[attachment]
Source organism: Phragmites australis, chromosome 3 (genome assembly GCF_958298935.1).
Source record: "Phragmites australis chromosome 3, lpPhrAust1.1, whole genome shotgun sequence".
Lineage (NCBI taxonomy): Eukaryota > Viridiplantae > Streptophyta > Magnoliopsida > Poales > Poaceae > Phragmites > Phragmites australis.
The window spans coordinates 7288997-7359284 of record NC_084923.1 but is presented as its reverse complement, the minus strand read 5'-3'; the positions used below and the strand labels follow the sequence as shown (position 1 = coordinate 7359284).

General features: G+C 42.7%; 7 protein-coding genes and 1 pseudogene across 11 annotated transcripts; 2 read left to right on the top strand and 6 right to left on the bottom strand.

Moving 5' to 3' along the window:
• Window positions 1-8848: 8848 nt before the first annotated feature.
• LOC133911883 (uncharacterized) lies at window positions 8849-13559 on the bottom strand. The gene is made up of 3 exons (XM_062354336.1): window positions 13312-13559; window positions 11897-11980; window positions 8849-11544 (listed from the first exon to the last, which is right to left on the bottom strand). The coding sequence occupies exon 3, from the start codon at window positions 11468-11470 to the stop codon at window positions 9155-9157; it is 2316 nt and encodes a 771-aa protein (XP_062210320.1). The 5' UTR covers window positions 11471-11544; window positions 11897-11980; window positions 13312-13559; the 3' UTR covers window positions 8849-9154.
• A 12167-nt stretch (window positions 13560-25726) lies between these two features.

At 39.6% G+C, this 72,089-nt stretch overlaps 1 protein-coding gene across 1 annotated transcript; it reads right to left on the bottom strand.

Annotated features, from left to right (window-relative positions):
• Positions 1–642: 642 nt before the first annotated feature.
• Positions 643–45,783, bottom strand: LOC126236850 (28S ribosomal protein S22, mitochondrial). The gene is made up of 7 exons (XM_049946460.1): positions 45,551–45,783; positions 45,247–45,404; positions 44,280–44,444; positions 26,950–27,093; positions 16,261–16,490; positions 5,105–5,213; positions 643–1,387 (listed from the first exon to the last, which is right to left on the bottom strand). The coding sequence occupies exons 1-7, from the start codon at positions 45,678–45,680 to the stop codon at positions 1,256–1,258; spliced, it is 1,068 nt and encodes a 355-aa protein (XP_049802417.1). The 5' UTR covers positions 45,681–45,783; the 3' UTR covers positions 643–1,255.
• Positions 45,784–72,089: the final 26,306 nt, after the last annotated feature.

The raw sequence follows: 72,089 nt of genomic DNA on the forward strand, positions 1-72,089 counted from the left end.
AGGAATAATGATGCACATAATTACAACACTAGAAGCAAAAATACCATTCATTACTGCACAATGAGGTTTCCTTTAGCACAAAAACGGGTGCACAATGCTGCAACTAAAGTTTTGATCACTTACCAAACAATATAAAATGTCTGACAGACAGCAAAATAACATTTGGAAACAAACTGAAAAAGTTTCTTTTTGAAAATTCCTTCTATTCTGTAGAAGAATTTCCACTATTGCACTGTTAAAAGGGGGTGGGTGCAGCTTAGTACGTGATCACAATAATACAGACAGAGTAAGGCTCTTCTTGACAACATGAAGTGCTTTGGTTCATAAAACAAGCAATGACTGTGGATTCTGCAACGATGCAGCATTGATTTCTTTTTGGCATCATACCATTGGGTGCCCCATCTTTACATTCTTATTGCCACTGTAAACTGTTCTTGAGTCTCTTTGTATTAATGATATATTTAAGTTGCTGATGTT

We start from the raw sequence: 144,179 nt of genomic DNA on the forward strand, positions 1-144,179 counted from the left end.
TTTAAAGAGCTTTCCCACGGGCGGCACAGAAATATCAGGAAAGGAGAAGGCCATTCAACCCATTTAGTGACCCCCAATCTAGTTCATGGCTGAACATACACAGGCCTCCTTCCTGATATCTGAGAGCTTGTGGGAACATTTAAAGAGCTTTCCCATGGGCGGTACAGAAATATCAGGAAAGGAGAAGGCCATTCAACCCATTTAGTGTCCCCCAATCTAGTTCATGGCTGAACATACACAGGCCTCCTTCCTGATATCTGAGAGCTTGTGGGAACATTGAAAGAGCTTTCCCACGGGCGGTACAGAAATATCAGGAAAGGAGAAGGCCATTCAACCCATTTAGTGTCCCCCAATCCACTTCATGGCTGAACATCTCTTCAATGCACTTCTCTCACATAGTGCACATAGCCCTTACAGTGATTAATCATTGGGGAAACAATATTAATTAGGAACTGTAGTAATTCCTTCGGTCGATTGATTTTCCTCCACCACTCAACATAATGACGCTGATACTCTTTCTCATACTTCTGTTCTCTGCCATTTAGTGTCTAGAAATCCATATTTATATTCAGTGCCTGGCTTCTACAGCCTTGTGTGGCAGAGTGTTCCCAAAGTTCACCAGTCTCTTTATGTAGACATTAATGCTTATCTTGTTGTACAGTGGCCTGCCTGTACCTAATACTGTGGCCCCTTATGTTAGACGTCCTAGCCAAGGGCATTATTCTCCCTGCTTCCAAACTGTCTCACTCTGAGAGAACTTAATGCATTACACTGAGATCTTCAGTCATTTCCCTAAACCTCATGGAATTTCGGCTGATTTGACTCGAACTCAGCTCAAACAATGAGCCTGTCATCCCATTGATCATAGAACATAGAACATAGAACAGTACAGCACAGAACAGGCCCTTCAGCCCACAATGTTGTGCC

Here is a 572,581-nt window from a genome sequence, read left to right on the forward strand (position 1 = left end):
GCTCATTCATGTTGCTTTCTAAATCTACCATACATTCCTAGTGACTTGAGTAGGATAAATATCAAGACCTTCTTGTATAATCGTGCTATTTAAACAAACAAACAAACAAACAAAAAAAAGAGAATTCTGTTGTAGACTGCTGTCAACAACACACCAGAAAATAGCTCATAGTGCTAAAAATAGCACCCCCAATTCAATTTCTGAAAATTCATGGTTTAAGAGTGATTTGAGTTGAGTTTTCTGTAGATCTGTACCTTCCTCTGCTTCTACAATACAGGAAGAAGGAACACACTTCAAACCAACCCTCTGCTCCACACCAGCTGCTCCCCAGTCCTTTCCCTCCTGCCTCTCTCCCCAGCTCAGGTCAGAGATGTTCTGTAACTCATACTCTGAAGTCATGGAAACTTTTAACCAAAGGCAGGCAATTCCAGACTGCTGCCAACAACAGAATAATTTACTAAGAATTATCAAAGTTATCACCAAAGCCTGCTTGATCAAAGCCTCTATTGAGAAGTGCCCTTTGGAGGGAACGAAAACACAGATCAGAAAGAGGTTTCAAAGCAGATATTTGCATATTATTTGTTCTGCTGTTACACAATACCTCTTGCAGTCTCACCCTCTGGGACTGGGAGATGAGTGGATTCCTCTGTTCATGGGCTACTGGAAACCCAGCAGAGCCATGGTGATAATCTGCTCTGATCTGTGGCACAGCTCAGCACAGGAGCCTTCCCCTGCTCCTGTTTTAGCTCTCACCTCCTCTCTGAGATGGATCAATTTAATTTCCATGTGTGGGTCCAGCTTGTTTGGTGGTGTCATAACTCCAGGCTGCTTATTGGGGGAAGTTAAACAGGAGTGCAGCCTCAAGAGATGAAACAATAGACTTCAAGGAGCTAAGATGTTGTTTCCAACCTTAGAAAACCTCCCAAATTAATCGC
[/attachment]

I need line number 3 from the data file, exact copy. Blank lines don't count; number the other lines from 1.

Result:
Lineage (NCBI taxonomy): Eukaryota > Viridiplantae > Streptophyta > Magnoliopsida > Poales > Poaceae > Phragmites > Phragmites australis.